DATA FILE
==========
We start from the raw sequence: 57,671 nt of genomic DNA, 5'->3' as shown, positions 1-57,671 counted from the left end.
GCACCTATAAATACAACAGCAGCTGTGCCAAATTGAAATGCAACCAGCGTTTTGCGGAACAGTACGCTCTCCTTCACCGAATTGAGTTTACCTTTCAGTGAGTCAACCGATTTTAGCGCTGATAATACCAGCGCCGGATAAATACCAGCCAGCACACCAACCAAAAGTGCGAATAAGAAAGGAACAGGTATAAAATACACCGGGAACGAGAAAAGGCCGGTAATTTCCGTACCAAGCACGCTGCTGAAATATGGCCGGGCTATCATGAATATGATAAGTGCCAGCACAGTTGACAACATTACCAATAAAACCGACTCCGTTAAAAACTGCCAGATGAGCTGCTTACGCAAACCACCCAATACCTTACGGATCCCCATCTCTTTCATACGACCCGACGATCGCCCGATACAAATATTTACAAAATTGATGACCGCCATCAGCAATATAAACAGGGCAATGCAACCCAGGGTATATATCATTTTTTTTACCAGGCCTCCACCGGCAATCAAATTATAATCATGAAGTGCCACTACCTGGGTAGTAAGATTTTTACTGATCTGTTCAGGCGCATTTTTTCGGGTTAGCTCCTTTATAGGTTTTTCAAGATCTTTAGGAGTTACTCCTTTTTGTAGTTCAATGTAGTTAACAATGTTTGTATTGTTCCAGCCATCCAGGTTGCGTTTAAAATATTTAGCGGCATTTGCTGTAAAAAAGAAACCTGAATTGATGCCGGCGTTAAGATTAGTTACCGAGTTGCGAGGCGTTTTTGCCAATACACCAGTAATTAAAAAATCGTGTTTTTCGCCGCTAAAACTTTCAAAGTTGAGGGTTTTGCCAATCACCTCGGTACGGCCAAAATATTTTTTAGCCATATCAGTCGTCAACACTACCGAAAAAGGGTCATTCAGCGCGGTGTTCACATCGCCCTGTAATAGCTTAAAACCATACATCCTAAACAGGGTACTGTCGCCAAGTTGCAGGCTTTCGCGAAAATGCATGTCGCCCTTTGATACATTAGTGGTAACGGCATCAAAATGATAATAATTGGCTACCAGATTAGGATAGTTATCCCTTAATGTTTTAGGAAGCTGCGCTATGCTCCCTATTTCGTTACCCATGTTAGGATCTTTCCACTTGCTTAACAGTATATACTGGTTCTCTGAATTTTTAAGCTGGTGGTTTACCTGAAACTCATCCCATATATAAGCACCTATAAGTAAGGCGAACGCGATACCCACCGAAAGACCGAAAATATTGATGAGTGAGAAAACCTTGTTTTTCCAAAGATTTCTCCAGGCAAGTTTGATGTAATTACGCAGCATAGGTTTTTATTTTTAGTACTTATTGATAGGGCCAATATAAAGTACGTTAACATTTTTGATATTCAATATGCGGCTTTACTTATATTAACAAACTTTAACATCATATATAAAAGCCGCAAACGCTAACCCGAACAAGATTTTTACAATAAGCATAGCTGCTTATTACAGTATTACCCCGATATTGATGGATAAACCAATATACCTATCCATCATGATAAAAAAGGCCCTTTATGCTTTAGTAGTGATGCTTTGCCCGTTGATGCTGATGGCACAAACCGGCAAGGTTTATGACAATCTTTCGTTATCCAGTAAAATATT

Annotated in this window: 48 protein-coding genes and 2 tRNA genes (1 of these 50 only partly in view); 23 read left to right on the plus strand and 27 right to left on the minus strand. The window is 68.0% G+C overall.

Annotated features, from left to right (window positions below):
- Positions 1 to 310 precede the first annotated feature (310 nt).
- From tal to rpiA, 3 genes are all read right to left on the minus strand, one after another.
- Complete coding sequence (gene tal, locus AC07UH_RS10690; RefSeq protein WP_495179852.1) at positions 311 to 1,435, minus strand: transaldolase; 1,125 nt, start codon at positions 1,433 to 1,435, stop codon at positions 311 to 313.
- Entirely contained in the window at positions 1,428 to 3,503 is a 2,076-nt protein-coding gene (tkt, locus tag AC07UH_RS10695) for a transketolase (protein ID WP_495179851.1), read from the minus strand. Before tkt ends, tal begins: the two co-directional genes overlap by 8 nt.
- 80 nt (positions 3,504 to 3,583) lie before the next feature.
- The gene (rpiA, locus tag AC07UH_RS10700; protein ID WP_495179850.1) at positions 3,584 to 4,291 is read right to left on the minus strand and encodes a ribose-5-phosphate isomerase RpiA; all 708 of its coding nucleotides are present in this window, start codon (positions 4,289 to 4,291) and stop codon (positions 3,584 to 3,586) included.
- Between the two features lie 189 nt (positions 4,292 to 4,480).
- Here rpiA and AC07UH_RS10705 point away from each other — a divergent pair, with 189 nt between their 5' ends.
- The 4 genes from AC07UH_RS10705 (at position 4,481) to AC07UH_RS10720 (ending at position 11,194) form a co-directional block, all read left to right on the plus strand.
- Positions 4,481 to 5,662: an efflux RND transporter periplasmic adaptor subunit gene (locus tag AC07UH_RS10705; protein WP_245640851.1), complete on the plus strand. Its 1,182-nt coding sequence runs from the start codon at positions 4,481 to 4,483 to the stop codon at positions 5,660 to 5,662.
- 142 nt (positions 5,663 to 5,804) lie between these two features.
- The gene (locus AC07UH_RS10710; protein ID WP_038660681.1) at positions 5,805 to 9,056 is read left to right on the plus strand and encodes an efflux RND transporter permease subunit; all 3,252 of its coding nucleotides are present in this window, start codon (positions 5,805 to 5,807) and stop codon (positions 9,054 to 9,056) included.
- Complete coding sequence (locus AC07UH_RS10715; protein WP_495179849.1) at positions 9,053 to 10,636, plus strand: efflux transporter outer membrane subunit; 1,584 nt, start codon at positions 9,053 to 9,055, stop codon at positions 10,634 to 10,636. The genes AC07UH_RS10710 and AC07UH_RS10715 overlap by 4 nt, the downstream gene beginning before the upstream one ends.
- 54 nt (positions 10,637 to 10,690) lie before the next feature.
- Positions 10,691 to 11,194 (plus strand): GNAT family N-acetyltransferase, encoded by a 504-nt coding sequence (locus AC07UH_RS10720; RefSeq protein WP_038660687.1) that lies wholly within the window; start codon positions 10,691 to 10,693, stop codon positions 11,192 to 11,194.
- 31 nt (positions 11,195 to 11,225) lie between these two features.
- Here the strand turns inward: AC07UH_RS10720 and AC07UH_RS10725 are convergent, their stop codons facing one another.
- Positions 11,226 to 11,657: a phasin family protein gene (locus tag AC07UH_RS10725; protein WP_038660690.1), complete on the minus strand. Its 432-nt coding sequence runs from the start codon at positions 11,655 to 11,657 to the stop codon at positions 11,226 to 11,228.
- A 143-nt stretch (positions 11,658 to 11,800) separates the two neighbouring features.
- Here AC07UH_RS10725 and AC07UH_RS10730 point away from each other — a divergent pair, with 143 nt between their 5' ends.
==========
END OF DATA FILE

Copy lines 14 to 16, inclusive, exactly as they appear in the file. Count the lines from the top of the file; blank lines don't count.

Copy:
- Positions 4,481 to 5,662: an efflux RND transporter periplasmic adaptor subunit gene (locus tag AC07UH_RS10705; protein WP_245640851.1), complete on the plus strand. Its 1,182-nt coding sequence runs from the start codon at positions 4,481 to 4,483 to the stop codon at positions 5,660 to 5,662.
- 142 nt (positions 5,663 to 5,804) lie between these two features.
- The gene (locus AC07UH_RS10710; protein ID WP_038660681.1) at positions 5,805 to 9,056 is read left to right on the plus strand and encodes an efflux RND transporter permease subunit; all 3,252 of its coding nucleotides are present in this window, start codon (positions 5,805 to 5,807) and stop codon (positions 9,054 to 9,056) included.